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3. Mixing Software Branches


3.a. Using One Branch

The Stable Branch

The ACCEPT_KEYWORDS variable defines what software branch you use on your system. It defaults to the stable software branch for your architecture, for instance x86.

We recommend that you only use the stable branch. However, if you don't care about stability this much and you want to help out Gentoo by submitting bugreports to, read on.

The Testing Branch

If you want to use more recent software, you can consider using the testing branch instead. To have Portage use the testing branch, add a ~ in front of your architecture.

The testing branch is exactly what it says - Testing. If a package is in testing, it means that the developers feel that it is functional but has not been thoroughly tested. You could very well be the first to discover a bug in the package in which case you could file a bugreport to let the developers know about it.

Beware though, you might notice stability issues, imperfect package handling (for instance wrong/missing dependencies), too frequent updates (resulting in lots of building) or broken packages. If you do not know how Gentoo works and how to solve problems, we recommend that you stick with the stable and tested branch.

For example, to select the testing branch for the x86 architecture, edit /etc/portage/make.conf and set:

Code Listing 1.1: Setting the ACCEPT_KEYWORDS variable


If you update your system now, you will find out that lots of packages will be updated. Mind you though: when you have updated your system to use the testing branch there is usually no easy way back to the stable, official branch (except for using backups of course).

3.b. Mixing Stable with Testing

The package.accept_keywords location

You can ask Portage to allow the testing branch for particular packages but use the stable branch for the rest of the system. To achieve this, add the package category and name you want to use the testing branch of in /etc/portage/package.accept_keywords. You can also create a directory (with the same name) and list the package in the files under that directory. For instance, to use the testing branch for gnumeric:

Code Listing 2.1: /etc/portage/package.accept_keywords setting for gnumeric


Test Particular Versions

If you want to use a specific software version from the testing branch but you don't want Portage to use the testing branch for subsequent versions, you can add in the version in the package.accept_keywords location. In this case you must use the = operator. You can also enter a version range using the <=, <, > or >= operators.

In any case, if you add version information, you must use an operator. If you leave out version information, you cannot use an operator.

In the following example we ask Portage to accept gnumeric-1.2.13:

Code Listing 2.2: Enabling a particular gnumeric test version


3.c. Using Masked Packages

The package.unmask location

Important: The Gentoo developers do not support the use of this location. Please exercise due caution when doing so. Support requests related to package.unmask and/or package.mask will not be answered. You have been warned.

When a package has been masked by the Gentoo developers and you still want to use it despite the reason mentioned in the package.mask file (situated in /usr/portage/profiles by default), add the desired version (usually this will be the exact same line from profiles) in the /etc/portage/package.unmask file (or in a file in that directory if it is a directory).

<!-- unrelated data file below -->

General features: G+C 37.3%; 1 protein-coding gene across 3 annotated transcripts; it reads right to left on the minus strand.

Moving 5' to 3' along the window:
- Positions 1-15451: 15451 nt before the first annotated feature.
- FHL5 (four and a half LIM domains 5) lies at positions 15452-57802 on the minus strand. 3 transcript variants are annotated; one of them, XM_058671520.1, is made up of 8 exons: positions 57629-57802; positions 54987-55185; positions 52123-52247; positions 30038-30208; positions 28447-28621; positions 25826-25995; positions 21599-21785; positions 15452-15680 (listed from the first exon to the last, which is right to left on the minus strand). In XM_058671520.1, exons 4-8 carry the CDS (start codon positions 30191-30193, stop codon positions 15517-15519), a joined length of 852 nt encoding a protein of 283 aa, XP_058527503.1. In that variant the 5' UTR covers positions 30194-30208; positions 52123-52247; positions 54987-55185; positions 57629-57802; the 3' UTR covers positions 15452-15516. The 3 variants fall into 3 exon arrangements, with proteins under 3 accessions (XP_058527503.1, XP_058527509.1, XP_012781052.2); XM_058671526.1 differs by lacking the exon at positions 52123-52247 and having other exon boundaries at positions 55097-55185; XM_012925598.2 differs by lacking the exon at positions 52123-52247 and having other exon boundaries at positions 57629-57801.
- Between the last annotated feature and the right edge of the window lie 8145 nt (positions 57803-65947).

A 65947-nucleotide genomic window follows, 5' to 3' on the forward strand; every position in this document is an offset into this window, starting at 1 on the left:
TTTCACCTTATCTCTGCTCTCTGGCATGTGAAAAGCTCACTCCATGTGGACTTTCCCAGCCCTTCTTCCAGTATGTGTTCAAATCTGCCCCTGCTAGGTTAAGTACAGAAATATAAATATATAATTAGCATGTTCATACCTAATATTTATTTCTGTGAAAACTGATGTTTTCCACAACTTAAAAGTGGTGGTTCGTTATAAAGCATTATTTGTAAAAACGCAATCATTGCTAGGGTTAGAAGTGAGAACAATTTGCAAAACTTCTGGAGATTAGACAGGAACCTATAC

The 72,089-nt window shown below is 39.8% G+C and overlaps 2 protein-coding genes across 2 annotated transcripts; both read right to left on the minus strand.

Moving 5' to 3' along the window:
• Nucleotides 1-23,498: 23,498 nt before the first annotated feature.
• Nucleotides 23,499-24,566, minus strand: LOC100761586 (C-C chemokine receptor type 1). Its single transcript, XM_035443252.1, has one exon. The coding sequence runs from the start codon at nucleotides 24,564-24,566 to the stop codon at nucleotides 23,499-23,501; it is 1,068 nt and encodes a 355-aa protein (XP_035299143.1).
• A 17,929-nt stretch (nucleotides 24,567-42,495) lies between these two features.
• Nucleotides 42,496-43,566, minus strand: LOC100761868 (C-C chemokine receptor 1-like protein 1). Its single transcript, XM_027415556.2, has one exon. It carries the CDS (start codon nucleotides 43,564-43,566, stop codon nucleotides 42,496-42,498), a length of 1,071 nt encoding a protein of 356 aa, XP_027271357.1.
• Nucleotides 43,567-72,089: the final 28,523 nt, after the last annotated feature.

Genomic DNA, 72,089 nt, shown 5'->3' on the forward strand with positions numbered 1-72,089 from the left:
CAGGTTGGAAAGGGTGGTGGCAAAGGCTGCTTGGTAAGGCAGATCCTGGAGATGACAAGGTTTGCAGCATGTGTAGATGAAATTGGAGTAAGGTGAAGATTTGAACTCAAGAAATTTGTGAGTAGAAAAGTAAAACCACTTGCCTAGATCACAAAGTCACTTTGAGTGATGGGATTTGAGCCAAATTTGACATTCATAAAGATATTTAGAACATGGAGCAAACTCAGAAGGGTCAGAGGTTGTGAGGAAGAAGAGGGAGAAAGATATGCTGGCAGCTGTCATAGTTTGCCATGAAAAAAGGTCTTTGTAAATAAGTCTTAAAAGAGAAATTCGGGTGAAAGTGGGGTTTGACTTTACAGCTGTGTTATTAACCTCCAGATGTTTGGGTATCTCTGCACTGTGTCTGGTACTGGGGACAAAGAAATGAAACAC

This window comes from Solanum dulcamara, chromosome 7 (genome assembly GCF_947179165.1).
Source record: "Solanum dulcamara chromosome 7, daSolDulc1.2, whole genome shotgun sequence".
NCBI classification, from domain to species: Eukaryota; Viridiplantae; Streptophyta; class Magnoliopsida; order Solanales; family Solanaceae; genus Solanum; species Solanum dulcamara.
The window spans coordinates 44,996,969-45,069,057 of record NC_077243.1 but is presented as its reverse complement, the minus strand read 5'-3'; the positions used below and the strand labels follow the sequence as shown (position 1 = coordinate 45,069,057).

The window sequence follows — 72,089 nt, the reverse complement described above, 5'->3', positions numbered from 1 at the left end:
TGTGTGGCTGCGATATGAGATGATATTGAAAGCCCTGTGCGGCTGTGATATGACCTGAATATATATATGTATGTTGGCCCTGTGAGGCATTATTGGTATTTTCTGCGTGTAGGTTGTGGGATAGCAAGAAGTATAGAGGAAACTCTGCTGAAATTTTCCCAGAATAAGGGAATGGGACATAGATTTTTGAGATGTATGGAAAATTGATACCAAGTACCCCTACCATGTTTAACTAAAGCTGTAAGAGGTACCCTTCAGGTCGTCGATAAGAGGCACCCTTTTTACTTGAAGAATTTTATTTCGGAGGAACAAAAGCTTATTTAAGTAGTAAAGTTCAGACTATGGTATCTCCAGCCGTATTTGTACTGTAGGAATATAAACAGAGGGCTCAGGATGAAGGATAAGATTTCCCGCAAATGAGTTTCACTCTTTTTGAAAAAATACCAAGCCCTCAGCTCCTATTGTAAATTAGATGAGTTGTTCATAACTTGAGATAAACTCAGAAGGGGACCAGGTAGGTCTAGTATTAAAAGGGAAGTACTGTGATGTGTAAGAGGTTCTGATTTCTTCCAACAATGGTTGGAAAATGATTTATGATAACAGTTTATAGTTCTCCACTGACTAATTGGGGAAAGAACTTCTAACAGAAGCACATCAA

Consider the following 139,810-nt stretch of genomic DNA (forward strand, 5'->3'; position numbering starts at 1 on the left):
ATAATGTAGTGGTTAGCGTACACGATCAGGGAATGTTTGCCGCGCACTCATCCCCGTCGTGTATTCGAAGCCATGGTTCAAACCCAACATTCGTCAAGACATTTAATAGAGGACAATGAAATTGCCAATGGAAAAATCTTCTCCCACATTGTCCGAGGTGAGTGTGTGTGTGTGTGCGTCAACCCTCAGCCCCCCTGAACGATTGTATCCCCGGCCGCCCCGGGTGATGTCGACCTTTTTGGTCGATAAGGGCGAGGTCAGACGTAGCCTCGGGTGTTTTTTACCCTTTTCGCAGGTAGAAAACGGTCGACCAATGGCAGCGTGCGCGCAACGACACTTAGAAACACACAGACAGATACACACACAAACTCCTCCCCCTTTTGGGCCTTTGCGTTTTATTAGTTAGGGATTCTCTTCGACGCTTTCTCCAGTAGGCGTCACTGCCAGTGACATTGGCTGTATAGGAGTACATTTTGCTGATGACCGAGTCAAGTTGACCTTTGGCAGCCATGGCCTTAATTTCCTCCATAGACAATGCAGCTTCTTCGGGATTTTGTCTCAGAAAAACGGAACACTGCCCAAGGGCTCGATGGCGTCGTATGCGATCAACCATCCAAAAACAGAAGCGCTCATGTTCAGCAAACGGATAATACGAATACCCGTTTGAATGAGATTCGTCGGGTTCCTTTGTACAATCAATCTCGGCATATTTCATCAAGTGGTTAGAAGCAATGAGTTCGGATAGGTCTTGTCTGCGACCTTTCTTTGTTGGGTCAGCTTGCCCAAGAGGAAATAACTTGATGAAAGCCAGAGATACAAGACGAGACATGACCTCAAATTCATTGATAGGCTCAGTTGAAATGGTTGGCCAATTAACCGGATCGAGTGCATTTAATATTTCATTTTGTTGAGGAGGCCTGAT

For instance, if =net-mail/hotwayd-0.8 is masked, you can unmask it by adding the exact same line in the package.unmask location:

Code Listing 3.1: /etc/portage/package.unmask


Note: If an entry in /usr/portage/profiles/package.mask contains a range of package versions, you will need to unmask only the version(s) you actually want. Please read the previous section to learn how to specify versions in package.unmask.

The package.mask location

When you don't want Portage to take a certain package or a specific version of a package into account you can mask it yourself by adding an appropriate line to the /etc/portage/package.mask location (either in that file or in a file in this directory).

For instance, if you don't want Portage to install newer kernel sources than gentoo-sources-, you add the following line at the package.mask location:

Code Listing 3.2: /etc/portage/package.mask example


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Page updated August 17, 2014

Summary: Gentoo provides software separated in several branches, depending on stability and architectural support. "Mixing Software Branches" inform you how these branches can be configured and how you can override this separation individually.

Sven Vermeulen

Grant Goodyear

Roy Marples

Daniel Robbins

Chris Houser

Jerry Alexandratos

Seemant Kulleen
Gentoo x86 Developer

Tavis Ormandy
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Jason Huebel
Gentoo AMD64 Developer

Guy Martin
Gentoo HPPA developer

Pieter Van den Abeele
Gentoo PPC developer

Joe Kallar
Gentoo SPARC developer

John P. Davis

Pierre-Henri Jondot

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Jungmin Seo

Stoyan Zhekov

Jared Hudson

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Jorge Paulo

Carl Anderson

Jon Portnoy

Zack Gilburd

Jack Morgan

Benny Chuang


Joshua Kinard

Tobias Scherbaum

Xavier Neys

Gerald J. Normandin Jr.

Donnie Berkholz

Ken Nowack

Lars Weiler

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